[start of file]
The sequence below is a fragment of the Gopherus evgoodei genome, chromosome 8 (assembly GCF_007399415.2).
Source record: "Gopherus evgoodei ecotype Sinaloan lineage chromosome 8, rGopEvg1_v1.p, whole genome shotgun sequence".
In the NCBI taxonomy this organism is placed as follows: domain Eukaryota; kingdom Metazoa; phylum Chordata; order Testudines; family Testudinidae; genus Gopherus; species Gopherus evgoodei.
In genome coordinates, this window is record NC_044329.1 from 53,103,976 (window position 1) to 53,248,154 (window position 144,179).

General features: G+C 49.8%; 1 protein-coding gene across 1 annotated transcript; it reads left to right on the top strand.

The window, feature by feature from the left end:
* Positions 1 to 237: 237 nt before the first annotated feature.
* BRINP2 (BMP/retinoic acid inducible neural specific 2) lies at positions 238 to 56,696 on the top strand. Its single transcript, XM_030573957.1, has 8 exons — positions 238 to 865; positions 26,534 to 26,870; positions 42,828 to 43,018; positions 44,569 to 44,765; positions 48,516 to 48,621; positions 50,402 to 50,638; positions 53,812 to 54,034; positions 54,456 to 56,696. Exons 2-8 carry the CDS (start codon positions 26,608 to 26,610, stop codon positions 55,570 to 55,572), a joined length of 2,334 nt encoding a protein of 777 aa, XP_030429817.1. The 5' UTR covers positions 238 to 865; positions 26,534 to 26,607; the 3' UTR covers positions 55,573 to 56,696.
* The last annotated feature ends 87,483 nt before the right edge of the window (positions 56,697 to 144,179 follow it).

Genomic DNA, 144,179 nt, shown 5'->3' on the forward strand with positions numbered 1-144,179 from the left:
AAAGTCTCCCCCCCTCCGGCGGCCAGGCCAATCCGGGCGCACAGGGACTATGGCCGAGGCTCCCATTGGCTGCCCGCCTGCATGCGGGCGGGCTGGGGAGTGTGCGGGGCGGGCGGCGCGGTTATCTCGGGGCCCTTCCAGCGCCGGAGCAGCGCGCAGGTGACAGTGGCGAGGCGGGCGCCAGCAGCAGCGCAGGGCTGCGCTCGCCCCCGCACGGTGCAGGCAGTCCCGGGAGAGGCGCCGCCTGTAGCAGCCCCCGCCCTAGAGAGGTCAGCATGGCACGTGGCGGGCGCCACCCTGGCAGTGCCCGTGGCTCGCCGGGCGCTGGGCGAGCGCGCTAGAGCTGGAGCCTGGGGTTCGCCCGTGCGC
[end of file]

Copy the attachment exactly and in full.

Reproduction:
The sequence below is a fragment of the Gopherus evgoodei genome, chromosome 8 (assembly GCF_007399415.2).
Source record: "Gopherus evgoodei ecotype Sinaloan lineage chromosome 8, rGopEvg1_v1.p, whole genome shotgun sequence".
In the NCBI taxonomy this organism is placed as follows: domain Eukaryota; kingdom Metazoa; phylum Chordata; order Testudines; family Testudinidae; genus Gopherus; species Gopherus evgoodei.
In genome coordinates, this window is record NC_044329.1 from 53,103,976 (window position 1) to 53,248,154 (window position 144,179).

General features: G+C 49.8%; 1 protein-coding gene across 1 annotated transcript; it reads left to right on the top strand.

The window, feature by feature from the left end:
* Positions 1 to 237: 237 nt before the first annotated feature.
* BRINP2 (BMP/retinoic acid inducible neural specific 2) lies at positions 238 to 56,696 on the top strand. Its single transcript, XM_030573957.1, has 8 exons — positions 238 to 865; positions 26,534 to 26,870; positions 42,828 to 43,018; positions 44,569 to 44,765; positions 48,516 to 48,621; positions 50,402 to 50,638; positions 53,812 to 54,034; positions 54,456 to 56,696. Exons 2-8 carry the CDS (start codon positions 26,608 to 26,610, stop codon positions 55,570 to 55,572), a joined length of 2,334 nt encoding a protein of 777 aa, XP_030429817.1. The 5' UTR covers positions 238 to 865; positions 26,534 to 26,607; the 3' UTR covers positions 55,573 to 56,696.
* The last annotated feature ends 87,483 nt before the right edge of the window (positions 56,697 to 144,179 follow it).

Genomic DNA, 144,179 nt, shown 5'->3' on the forward strand with positions numbered 1-144,179 from the left:
AAAGTCTCCCCCCCTCCGGCGGCCAGGCCAATCCGGGCGCACAGGGACTATGGCCGAGGCTCCCATTGGCTGCCCGCCTGCATGCGGGCGGGCTGGGGAGTGTGCGGGGCGGGCGGCGCGGTTATCTCGGGGCCCTTCCAGCGCCGGAGCAGCGCGCAGGTGACAGTGGCGAGGCGGGCGCCAGCAGCAGCGCAGGGCTGCGCTCGCCCCCGCACGGTGCAGGCAGTCCCGGGAGAGGCGCCGCCTGTAGCAGCCCCCGCCCTAGAGAGGTCAGCATGGCACGTGGCGGGCGCCACCCTGGCAGTGCCCGTGGCTCGCCGGGCGCTGGGCGAGCGCGCTAGAGCTGGAGCCTGGGGTTCGCCCGTGCGC